Amazon Synod calls for married priests and increased role for women
The meeting for the Synod of Bishops for the Pan-Amazonian region has approved a final document which calls for the ordination of married men as priests and for women to be considered for diaconal ordination.
The 33-page document, approved Oct. 26, is the result of a three-week meeting in Rome. The synod’s 181 voting members, together with representatives from indigenous communities, religious orders, lay groups and charities, discussed a range of issues concerning the region, spread across nine countries.
In ordinary sessions of the Synod of Bishops, delegates are elected by the world’s bishops conferences. In the special session for the pan-Amazonian region, all attendees were by special invitation.
The document presents the synodal assembly’s reflections and conclusions on topics ranging from environmentalism, inculturation in the Church, and the human rights of indigenous communities in the face of economic, environmental, and cultural exploitation.
The draft text was presented to the assembly on Oct. 25, and various amendments were proposed and debated during the approval process. The synodal document does not have magisterial authority; the conclusions are presented to Pope Francis, who will issue his own document later.
One of the document’s most anticipated and likely controversial items is the call by the synod fathers for the ordination of proven married men, so-called viri probati, in the face of an acute shortage of priests in many parts of the region.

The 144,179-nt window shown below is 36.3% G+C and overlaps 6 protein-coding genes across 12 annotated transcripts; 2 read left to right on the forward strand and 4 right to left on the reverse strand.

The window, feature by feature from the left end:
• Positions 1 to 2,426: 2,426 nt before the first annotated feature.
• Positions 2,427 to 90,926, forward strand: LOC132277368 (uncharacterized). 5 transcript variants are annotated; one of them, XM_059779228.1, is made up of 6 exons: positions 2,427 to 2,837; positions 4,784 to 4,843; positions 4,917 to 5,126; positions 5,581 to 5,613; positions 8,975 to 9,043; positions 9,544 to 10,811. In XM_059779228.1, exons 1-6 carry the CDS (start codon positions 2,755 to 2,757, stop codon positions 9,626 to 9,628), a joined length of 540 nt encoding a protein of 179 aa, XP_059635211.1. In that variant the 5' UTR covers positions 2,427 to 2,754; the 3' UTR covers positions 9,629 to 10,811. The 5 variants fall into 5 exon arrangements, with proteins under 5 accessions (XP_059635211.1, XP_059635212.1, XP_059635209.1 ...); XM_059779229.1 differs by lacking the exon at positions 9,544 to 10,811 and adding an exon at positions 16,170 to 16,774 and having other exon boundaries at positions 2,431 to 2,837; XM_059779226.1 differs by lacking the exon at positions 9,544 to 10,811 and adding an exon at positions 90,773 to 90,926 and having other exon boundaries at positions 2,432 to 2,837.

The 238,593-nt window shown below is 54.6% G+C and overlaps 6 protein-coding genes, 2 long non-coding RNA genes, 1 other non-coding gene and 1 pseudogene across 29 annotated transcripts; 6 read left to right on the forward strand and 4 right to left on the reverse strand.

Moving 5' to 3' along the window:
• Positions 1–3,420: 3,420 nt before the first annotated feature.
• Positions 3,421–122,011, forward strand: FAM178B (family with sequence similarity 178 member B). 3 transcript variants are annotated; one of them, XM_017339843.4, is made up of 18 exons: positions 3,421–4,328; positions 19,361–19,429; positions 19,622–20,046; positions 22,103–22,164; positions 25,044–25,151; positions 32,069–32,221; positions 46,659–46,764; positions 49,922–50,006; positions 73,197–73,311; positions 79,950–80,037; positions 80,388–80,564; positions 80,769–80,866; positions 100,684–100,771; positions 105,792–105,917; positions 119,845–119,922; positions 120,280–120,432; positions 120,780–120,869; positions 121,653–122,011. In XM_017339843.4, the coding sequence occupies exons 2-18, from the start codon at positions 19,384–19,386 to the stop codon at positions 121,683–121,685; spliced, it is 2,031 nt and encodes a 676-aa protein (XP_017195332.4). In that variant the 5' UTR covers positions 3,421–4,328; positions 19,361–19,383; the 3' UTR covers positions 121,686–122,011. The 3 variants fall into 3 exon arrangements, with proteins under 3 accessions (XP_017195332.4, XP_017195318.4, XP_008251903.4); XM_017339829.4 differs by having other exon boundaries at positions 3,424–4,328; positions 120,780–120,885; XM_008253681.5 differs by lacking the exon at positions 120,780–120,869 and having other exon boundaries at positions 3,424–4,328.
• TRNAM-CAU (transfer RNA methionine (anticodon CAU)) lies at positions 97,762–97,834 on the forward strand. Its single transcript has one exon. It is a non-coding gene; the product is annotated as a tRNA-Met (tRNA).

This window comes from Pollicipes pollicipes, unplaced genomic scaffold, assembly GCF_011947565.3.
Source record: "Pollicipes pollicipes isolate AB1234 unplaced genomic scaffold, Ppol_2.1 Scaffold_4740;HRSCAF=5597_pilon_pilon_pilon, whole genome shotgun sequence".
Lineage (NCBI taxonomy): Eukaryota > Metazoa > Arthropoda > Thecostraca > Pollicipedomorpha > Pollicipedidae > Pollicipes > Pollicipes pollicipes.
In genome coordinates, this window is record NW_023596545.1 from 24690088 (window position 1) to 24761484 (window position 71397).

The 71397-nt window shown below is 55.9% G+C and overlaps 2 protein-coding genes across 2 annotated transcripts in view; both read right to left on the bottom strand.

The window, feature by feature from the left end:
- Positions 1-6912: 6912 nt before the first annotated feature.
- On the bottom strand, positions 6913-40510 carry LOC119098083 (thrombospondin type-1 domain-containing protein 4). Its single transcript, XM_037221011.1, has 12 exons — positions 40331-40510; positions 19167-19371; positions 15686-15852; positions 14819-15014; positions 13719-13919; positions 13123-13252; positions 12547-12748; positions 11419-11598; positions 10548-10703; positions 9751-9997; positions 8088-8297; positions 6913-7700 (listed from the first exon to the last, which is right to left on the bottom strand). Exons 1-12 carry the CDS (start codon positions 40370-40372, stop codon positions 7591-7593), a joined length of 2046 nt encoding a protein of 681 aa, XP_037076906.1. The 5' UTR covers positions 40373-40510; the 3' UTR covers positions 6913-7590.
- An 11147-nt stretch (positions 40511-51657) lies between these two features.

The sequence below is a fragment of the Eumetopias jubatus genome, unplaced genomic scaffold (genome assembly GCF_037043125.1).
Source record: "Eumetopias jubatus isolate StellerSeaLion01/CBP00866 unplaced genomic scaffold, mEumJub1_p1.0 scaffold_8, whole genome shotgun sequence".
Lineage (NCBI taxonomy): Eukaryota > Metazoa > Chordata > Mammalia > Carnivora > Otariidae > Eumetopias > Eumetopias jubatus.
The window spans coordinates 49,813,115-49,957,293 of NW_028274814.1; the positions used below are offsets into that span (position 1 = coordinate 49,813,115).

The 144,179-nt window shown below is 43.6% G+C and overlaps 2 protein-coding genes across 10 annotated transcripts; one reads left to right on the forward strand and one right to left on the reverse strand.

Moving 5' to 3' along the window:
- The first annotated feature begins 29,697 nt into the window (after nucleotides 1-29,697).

“Many of the ecclesial communities of the Amazonian territory have enormous difficulties in accessing the Eucharist,” the document says, while noting that some communities go for months, even years between visits from a priest.
The synod fathers said that they “appreciate celibacy as a gift of God to the extent that this gift enables the missionary disciple, ordained to the priesthood, to dedicate himself fully to the service of the Holy People of God.”
But, the bishops concluded, “legitimate diversity does not harm the communion and unity of the Church, but expresses and serves it.”
The document proposes “to establish criteria and dispositions on the part of the competent authority… to ordain as priest suitable and esteemed men of the community, who have had a fruitful permanent diaconate and receive an adequate formation for the priesthood, having a legitimately constituted and stable family, to sustain the life of the Christian community.”
These criteria, together with each individual paragraph of the text, was approved by a two-thirds vote of the synod’s voting members.
Speaking after the session ended, Cardinal Peter Turkson said that the voting process had proceeded smoothly and that all the articles of the document had passed by a comfortable margin.
Bishop Erwin Kräutler, the retired head of the Xingu prelature in Amazonian Brazil, told reporters that the proposal for the ordination of married men was not a surprise.
“It is what we expected, of course,” Kräutler said. The article passed by a margin of 128-41.
Kräutler has been an adamant proponent of married clergy, telling an Oct. 9 press conference that there is “no other option” for the region, and said that indigenous people in the Amazon were unable to understand the evangelical witness of celibacy.
While the proposal to allow the ordination of married men garnered a clear majority of synod participants, the issue of married clergy was a focal point of debate during the weeks of the synod.
Shortly before the synod opened, Canadian Cardinal Marc Ouellet, prefect of the Congregation for Bishops, published a book entitled Friends of the Bridegroom: For a Renewed Vision of Priestly Celibacy, and Cardinal Robert Sarah, head of the Congregation for Divine Worship made several public interventions in favour of celibacy.